The U.S. Department of State and the U.S. Environmental Protection Agency revealed this week that they are teaming up to launch a “new air quality partnership” focused on fine particle pollution (PM 2.5). The EPA will set up air monitors at U.S. embassies and consulates, which will provide data from around the world for AirNow.gov — the platform we use in our air quality widget.
— John Kerry (@JohnKerry) February 18, 2015
During a ceremony Wednesday, EPA Administrator Gina McCarty and Secretary of State John Kerry signed a statement of intent. In his remarks, Kerry spoke directly to the problems EPA and State are see
“Environmental challenges like climate change, overfishing, the acidification of our oceans, air pollution – none of these challenges respect international borders. They injure us all, however. They affect people everywhere. None of us are disconnected from these impacts, and certainly the environment writ large is not only not immune, it is at great, great risk today.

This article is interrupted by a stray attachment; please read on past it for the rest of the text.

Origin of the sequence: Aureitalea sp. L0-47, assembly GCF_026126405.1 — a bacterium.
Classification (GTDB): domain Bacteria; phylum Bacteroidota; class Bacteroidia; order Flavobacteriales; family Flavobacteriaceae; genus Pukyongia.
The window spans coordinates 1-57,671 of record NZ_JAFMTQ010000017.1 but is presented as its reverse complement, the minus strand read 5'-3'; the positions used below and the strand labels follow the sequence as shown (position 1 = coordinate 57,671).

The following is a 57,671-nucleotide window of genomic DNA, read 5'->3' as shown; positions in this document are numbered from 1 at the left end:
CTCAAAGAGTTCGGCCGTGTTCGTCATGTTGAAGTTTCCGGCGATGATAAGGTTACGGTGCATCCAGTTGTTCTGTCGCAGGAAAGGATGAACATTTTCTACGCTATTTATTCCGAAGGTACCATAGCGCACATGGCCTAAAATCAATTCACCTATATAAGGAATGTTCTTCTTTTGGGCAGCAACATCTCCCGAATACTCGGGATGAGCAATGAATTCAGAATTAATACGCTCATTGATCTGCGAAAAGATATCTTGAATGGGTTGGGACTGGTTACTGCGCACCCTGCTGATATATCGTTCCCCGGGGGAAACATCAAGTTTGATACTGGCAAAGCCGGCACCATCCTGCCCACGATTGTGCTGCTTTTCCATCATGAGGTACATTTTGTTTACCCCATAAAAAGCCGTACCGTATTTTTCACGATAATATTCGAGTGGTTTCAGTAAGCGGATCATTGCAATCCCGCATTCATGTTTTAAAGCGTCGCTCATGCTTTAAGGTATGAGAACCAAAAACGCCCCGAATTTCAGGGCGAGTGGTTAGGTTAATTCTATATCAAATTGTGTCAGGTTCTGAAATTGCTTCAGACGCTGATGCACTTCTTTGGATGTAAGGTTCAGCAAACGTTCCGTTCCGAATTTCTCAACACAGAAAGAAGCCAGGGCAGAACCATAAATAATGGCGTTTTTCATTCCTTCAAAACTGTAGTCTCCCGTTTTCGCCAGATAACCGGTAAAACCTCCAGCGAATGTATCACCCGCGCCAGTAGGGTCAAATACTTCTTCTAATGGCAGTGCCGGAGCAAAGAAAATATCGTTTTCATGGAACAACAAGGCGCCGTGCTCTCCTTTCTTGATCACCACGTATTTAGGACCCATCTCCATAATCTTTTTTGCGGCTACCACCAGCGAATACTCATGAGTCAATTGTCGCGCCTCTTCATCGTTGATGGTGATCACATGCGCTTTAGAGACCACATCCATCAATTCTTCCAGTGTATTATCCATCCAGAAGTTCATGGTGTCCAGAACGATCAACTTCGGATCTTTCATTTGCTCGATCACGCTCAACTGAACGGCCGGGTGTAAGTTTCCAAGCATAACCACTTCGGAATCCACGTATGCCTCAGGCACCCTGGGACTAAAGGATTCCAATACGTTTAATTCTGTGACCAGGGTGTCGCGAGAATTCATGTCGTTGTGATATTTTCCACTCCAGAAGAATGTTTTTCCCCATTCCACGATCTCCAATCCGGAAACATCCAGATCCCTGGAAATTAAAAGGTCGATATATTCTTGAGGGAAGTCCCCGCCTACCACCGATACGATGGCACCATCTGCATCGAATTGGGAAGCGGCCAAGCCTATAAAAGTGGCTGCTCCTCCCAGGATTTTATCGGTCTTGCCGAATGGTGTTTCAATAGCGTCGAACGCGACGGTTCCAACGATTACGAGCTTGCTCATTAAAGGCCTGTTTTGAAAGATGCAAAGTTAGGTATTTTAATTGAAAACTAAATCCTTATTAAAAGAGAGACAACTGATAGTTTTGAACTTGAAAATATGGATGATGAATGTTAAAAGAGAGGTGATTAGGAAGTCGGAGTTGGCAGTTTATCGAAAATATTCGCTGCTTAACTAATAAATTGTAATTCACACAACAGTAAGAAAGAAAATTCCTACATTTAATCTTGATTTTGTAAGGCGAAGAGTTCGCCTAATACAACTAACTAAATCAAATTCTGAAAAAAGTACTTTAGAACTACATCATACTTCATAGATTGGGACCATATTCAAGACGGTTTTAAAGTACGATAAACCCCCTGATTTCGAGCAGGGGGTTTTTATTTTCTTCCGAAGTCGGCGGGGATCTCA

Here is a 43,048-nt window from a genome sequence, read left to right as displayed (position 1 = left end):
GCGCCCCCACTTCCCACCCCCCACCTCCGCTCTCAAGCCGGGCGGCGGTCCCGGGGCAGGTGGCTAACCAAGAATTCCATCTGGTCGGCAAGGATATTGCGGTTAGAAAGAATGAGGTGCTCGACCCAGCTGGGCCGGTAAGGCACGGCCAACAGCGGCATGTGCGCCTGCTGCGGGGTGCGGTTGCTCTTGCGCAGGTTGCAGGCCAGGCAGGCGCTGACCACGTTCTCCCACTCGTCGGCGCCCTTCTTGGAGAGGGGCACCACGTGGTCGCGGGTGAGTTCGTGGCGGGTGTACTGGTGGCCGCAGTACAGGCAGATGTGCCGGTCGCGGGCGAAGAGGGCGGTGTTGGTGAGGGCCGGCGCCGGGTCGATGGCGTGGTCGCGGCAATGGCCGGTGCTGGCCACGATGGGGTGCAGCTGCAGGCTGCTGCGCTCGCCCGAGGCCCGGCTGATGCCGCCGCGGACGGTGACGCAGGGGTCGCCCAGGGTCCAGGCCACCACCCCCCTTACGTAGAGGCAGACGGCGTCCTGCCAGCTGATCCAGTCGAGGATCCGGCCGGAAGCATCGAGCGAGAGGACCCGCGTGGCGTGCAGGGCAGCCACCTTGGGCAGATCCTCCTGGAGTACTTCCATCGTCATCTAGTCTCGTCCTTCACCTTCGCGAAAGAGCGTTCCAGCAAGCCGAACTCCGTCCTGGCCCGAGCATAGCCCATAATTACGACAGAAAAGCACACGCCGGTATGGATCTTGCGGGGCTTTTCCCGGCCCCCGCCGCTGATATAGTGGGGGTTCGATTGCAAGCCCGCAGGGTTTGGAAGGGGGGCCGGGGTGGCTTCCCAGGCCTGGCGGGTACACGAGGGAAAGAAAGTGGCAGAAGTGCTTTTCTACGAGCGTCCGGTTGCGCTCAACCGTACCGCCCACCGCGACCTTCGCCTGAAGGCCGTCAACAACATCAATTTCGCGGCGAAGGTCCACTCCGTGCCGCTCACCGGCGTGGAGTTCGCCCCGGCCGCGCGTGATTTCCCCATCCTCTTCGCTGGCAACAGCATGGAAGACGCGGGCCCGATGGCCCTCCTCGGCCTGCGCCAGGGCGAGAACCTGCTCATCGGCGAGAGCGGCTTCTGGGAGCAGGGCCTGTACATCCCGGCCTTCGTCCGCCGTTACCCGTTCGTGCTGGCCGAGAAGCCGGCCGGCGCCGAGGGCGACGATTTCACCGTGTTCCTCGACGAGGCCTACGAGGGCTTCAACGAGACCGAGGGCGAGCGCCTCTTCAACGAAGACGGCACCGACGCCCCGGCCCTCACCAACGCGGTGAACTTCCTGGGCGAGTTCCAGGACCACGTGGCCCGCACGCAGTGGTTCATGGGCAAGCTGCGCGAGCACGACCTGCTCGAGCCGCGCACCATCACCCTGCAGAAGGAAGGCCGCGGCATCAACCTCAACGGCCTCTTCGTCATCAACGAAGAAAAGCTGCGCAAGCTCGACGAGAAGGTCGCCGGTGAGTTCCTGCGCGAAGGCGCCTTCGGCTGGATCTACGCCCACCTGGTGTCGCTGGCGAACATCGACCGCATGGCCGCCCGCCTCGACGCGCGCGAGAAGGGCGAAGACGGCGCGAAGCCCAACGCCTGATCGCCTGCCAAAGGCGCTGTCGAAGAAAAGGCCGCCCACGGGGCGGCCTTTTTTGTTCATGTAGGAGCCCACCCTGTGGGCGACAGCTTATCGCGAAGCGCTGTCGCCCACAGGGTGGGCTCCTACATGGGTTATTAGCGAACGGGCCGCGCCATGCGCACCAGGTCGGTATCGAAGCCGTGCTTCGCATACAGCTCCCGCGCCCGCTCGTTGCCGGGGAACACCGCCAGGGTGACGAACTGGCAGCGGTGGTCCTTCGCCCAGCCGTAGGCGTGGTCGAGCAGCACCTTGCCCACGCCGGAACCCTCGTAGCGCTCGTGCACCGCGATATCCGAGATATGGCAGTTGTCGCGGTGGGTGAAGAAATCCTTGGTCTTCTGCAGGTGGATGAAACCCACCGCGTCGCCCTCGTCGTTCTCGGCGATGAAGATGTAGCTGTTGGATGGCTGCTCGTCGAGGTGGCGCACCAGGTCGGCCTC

“These challenges also have a profound effect on every human being’s health, and over the long term, they can jeopardize the future for generations to come. Kids today, particularly who suffer from asthma and from the remarkable impact of air pollution, are the first subjects. The greatest cause of children in the United States being hospitalized in the course of the summer is environmentally-induced asthma, and it costs us billions of dollars.”
Why are these two divisions of the federal government teaming up? A fact sheet from State explains that the goal is “to reduce health risks from outdoor air pollution” and “offer greater opportunities for the United States to create partnerships on air quality with other nations.”
In 2013, we reported that the World Health Organization now considers air pollution a carcinogen. The WHO said at the time that air pollution contributes to the premature death of 7 million people annually.
Watch Kerry and McCarthy deliver their remarks at the signing ceremony below.
Michael joined GASP in 2013 as communications specialist. He has lived in Birmingham since 2008, and is an active member of the Birmingham community. He’s a passionate advocate for health equity, civil rights and equality. He is currently serving as executive director. Email Michael